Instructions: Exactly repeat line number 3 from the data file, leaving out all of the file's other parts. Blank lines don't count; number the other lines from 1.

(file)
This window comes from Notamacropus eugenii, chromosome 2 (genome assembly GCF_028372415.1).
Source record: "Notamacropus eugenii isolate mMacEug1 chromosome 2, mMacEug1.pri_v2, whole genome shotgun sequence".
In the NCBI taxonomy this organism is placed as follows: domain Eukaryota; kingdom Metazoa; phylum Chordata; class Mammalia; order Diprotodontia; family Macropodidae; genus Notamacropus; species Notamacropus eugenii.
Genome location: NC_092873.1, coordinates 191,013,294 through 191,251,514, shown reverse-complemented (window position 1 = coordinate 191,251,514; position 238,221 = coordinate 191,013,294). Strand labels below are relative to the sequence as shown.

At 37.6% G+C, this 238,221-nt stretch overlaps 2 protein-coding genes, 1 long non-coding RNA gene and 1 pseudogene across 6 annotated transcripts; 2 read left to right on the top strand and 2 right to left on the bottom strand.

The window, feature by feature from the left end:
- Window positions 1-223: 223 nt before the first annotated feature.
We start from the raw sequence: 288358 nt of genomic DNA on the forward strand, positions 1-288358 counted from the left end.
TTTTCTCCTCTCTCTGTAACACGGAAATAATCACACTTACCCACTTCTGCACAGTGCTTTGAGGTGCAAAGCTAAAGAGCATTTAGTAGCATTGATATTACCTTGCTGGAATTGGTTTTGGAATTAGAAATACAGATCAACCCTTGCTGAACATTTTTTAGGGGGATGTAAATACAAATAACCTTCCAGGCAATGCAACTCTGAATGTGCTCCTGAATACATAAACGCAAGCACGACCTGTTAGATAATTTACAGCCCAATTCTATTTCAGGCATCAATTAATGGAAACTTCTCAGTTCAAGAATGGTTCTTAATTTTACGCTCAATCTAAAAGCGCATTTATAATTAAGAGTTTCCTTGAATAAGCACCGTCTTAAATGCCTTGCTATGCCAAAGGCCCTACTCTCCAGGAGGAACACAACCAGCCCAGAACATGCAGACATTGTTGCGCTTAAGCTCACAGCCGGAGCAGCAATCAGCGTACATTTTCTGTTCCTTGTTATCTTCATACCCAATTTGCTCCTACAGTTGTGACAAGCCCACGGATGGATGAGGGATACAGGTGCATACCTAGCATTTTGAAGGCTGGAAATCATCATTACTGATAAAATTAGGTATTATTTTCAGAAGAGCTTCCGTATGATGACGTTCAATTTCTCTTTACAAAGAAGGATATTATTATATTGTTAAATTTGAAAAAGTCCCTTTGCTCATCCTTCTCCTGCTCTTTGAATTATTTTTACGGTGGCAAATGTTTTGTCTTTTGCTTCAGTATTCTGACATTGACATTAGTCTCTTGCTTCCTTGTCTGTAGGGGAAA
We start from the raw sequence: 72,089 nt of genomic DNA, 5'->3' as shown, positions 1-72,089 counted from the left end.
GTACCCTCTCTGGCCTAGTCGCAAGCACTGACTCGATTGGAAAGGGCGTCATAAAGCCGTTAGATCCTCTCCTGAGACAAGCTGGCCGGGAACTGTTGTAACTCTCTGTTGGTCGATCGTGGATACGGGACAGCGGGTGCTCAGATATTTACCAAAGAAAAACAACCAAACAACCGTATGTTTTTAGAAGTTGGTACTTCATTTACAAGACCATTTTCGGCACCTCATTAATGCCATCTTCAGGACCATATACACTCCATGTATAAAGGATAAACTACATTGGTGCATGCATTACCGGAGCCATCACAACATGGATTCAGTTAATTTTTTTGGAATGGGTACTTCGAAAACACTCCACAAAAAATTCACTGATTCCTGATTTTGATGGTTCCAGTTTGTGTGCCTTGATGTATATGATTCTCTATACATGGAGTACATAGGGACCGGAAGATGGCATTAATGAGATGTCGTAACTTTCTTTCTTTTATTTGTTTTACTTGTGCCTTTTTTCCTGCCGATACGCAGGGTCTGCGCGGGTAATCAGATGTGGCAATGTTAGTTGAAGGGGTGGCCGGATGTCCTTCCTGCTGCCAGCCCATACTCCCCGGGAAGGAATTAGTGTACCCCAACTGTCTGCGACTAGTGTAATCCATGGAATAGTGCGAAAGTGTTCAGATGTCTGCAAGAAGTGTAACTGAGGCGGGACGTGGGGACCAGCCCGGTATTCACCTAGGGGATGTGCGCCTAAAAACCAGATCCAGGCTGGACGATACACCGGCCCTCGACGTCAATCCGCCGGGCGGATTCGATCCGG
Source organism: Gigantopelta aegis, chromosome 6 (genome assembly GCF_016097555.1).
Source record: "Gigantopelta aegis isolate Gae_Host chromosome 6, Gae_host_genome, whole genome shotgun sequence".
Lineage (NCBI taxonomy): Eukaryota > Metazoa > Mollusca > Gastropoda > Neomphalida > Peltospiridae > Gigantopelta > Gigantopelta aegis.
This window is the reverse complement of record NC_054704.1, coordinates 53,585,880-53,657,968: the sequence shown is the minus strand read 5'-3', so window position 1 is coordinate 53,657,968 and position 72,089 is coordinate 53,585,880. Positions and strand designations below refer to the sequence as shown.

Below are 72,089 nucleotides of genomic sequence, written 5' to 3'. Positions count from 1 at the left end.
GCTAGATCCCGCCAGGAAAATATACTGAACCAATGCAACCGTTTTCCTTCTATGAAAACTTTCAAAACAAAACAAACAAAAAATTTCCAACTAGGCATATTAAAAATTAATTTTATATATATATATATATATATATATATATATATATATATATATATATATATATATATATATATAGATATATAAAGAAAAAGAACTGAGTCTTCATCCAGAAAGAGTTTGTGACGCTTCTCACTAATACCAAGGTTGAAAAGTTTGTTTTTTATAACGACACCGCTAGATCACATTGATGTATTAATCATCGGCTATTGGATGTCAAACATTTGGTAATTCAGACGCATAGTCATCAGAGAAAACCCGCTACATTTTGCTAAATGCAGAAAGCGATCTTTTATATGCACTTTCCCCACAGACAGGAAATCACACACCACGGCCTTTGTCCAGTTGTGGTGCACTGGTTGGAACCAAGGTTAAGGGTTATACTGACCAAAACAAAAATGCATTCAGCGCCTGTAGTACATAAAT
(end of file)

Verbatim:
In the NCBI taxonomy this organism is placed as follows: domain Eukaryota; kingdom Metazoa; phylum Chordata; class Mammalia; order Diprotodontia; family Macropodidae; genus Notamacropus; species Notamacropus eugenii.